Does The Banking System Really Want To Help Farmers?
April 7th, 2017 / 2:49 PM
The Gujarat government gave a loan of Rs 558.58-crore to the Tata’s to set up the Nano plant at Sanand, near Ahmedabad. Gujarat government has acknowledged that the massive loan was given at an interest of 0.1 per cent to be paid back in 20 years. In other words, this huge loan was virtually interest-free, and since it was to be returned in 20 years time, it was in reality almost an interest-free long-term loan. Take another case. According to news reports, the Steel tycoon, Laxmi Narain Mittal, was given Rs 1,200-crore by the Punjab government to invest in the Bathinda refinery. He too got the loan at 0.1 percent rate of interest.
On the other hand, consider this. A poorest of a poor woman in a village wants to buy a goat. The goat may cost around Rs 5,000 or so. She goes to a micro-finance institute (MFI), which provides her a loan of Rs 5,000 at an interest rate of 24 to 36 percent or even more. This paltry loan has to be returned at weekly intervals. I am sure you will agree if this poor woman was to get a loan of Rs 5,000 for rearing a goat at an interest of 0.1 per cent to be paid back in five years, if not 20 years as the Tata’s were given, she would be driving a Nano car at the end of the year. After all, the poor woman is also an entrepreneur and at this later stage in life, she wants to sustain her livelihood by rearing a goat, the milk of which she can sell. Millions of livelihoods can be sustained if the banks were to provide support for a similar kind of benevolent policy for the poor entrepreneurs.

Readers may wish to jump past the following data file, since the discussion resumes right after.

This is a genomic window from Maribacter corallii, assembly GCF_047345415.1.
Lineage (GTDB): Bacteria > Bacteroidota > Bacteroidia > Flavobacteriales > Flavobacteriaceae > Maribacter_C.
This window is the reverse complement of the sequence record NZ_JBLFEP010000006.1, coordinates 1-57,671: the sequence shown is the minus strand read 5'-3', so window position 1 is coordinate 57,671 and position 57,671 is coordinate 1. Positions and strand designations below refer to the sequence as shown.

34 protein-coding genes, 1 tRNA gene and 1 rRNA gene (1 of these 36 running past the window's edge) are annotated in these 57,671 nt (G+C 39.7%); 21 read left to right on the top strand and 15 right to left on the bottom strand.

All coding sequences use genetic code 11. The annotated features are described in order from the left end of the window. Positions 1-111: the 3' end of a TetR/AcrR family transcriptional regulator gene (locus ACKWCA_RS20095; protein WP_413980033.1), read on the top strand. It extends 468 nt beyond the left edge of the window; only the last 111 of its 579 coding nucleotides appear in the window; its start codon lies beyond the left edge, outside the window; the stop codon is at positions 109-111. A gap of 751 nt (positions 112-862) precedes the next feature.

Or take the case of a farmer. He buys a tractor at an interest rate of 12 per cent, whereas the Tata’s can buy a Mercedez Benz luxury car at an interest rate of 7 percent. For the farmer, a tractor is a technology to improve crop production efficiency thereby enhances his income. The role of mechanization for improving farmer’s efficiency as well as income has never been questioned. A tractor is a tool to help farmers sustain his farm livelihood. But for the rich, Mercedez car is more of a status symbol for which they can afford to shell out more. This makes me wonder why the banking system is so designed that the poor have to pay a higher tax whereas the rich get it so cheap.